One of the mysteries of the English language finally explained.
(in the UK) a school which, though not established by the local education authority, is funded mainly or entirely by it, and which typically encourages a particular set of religious beliefs.
- ‘Both the voluntary schools which had provided elementary education since the early years of the century and the Board schools created in England and Wales under the 1870 Elementary Education Act were mixed.’
- ‘The Church of England continued to supervise religious instruction in the schools and its own voluntary schools were to be supported from the rates.’
- ‘His Education Bill proposed state schools where voluntary schools had not been established, to be administered by elected school boards.’
- ‘1881 records show there are places for 2,415 pupils in district board schools and 794 in voluntary schools.’
- ‘A report commissioned by the department has placed the difference in funding for voluntary schools at 25% less then that of community and comprehensive schools.’
- ‘‘It seems reasonable that the students from these schools would be given some leeway or allowance because voluntary schools have suffered most due to the strike,’ she said.’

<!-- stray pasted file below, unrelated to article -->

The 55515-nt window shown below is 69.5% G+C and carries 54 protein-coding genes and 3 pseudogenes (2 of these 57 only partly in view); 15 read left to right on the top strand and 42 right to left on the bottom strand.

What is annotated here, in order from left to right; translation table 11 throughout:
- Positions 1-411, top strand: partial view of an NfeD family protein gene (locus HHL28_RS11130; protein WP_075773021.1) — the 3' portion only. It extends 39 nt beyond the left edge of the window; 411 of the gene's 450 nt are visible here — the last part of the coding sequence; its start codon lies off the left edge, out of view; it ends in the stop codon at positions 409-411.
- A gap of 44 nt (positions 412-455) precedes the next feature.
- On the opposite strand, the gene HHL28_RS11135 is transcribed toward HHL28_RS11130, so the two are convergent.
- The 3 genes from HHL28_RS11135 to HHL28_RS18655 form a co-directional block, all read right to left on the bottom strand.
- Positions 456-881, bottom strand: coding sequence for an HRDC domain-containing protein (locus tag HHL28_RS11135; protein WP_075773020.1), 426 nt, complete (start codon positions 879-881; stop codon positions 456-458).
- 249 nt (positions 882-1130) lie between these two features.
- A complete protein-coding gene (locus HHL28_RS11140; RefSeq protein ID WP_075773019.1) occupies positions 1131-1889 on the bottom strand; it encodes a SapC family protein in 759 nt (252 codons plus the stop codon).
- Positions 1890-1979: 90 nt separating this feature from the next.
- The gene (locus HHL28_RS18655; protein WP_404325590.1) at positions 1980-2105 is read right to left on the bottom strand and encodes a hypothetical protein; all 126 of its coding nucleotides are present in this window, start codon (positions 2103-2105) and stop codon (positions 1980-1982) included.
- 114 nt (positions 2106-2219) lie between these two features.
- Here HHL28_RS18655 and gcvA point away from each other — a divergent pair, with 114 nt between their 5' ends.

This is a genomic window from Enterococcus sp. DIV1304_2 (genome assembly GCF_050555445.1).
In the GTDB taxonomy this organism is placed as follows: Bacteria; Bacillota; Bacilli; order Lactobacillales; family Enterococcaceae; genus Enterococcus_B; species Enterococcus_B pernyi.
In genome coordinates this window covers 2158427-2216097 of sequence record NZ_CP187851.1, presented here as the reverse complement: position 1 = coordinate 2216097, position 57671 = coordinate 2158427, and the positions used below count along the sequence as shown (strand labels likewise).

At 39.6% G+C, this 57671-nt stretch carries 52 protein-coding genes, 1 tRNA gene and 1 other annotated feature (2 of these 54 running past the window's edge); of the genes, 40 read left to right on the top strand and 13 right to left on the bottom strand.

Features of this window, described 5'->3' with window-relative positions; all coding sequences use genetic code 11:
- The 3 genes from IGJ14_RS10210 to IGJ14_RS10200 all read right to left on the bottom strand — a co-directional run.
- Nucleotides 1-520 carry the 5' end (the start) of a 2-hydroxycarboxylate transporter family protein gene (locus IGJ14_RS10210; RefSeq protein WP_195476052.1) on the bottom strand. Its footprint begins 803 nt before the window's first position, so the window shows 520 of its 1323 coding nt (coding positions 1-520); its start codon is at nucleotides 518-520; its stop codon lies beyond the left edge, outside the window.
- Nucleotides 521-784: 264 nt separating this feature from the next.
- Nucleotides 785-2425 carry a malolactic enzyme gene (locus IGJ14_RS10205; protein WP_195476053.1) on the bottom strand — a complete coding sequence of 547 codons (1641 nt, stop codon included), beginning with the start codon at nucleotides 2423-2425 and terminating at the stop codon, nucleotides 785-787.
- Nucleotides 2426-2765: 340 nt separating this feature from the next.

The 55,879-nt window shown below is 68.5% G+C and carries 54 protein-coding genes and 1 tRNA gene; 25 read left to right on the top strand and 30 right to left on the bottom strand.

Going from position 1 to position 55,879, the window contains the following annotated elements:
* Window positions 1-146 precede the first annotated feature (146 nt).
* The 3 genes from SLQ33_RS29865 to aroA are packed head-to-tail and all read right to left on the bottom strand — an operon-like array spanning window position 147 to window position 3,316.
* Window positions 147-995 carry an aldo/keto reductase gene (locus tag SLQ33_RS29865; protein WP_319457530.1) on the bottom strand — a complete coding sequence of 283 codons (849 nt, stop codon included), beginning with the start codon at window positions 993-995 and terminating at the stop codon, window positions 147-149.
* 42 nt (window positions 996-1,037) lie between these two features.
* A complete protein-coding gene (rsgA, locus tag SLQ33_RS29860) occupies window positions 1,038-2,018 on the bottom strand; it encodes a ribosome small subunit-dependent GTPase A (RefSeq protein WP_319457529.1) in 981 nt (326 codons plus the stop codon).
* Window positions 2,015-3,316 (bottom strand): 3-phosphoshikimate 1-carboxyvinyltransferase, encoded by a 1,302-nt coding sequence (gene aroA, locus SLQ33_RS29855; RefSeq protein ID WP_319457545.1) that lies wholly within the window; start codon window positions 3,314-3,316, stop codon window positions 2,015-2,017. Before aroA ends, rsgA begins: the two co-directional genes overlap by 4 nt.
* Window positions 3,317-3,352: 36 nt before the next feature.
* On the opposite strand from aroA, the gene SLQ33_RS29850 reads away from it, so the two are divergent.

- ‘In one case the first criterion at a Church of England voluntary school was ‘families who attend the Church of England‘.’
- ‘They were also empowered to borrow money, to use compulsory purchase orders to acquire sites and to accept the transfer of religious / voluntary schools to their control.’
- ‘The submission said there has been an 80% increase in insurance costs for schools between 1997 and 2003, with some voluntary schools facing 50% annual premium hikes.’
- ‘This is the establishment of a new 11-18 voluntary school to meet the post-primary needs of all of the children in the Glens and east Antrim area.’
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